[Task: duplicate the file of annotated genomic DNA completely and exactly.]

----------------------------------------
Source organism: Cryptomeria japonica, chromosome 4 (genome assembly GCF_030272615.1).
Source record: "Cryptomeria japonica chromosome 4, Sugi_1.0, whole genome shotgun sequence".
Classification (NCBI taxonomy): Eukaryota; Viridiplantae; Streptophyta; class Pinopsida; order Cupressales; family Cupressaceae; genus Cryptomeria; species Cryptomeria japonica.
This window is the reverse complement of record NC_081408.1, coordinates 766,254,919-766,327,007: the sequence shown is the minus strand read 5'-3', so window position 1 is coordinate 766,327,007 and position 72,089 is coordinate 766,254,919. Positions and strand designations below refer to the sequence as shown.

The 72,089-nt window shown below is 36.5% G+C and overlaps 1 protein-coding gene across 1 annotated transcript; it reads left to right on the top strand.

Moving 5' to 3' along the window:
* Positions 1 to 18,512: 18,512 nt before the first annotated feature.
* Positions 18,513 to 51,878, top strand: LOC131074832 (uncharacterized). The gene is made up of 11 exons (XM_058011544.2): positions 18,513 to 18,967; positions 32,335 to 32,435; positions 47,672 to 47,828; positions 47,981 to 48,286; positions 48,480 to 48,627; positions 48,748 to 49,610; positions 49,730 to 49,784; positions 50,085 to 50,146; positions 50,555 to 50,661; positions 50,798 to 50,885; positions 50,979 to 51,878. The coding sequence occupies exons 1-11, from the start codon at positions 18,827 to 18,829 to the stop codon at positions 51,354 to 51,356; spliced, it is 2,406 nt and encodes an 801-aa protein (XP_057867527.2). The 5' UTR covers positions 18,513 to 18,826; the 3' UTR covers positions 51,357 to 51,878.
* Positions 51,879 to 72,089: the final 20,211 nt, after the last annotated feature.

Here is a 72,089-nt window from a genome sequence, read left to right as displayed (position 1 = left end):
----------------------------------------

Source organism: Cryptomeria japonica, chromosome 4 (genome assembly GCF_030272615.1).
Source record: "Cryptomeria japonica chromosome 4, Sugi_1.0, whole genome shotgun sequence".
Classification (NCBI taxonomy): Eukaryota; Viridiplantae; Streptophyta; class Pinopsida; order Cupressales; family Cupressaceae; genus Cryptomeria; species Cryptomeria japonica.
This window is the reverse complement of record NC_081408.1, coordinates 766,254,919-766,327,007: the sequence shown is the minus strand read 5'-3', so window position 1 is coordinate 766,327,007 and position 72,089 is coordinate 766,254,919. Positions and strand designations below refer to the sequence as shown.

The 72,089-nt window shown below is 36.5% G+C and overlaps 1 protein-coding gene across 1 annotated transcript; it reads left to right on the top strand.

Moving 5' to 3' along the window:
* Positions 1 to 18,512: 18,512 nt before the first annotated feature.
* Positions 18,513 to 51,878, top strand: LOC131074832 (uncharacterized). The gene is made up of 11 exons (XM_058011544.2): positions 18,513 to 18,967; positions 32,335 to 32,435; positions 47,672 to 47,828; positions 47,981 to 48,286; positions 48,480 to 48,627; positions 48,748 to 49,610; positions 49,730 to 49,784; positions 50,085 to 50,146; positions 50,555 to 50,661; positions 50,798 to 50,885; positions 50,979 to 51,878. The coding sequence occupies exons 1-11, from the start codon at positions 18,827 to 18,829 to the stop codon at positions 51,354 to 51,356; spliced, it is 2,406 nt and encodes an 801-aa protein (XP_057867527.2). The 5' UTR covers positions 18,513 to 18,826; the 3' UTR covers positions 51,357 to 51,878.
* Positions 51,879 to 72,089: the final 20,211 nt, after the last annotated feature.

Here is a 72,089-nt window from a genome sequence, read left to right as displayed (position 1 = left end):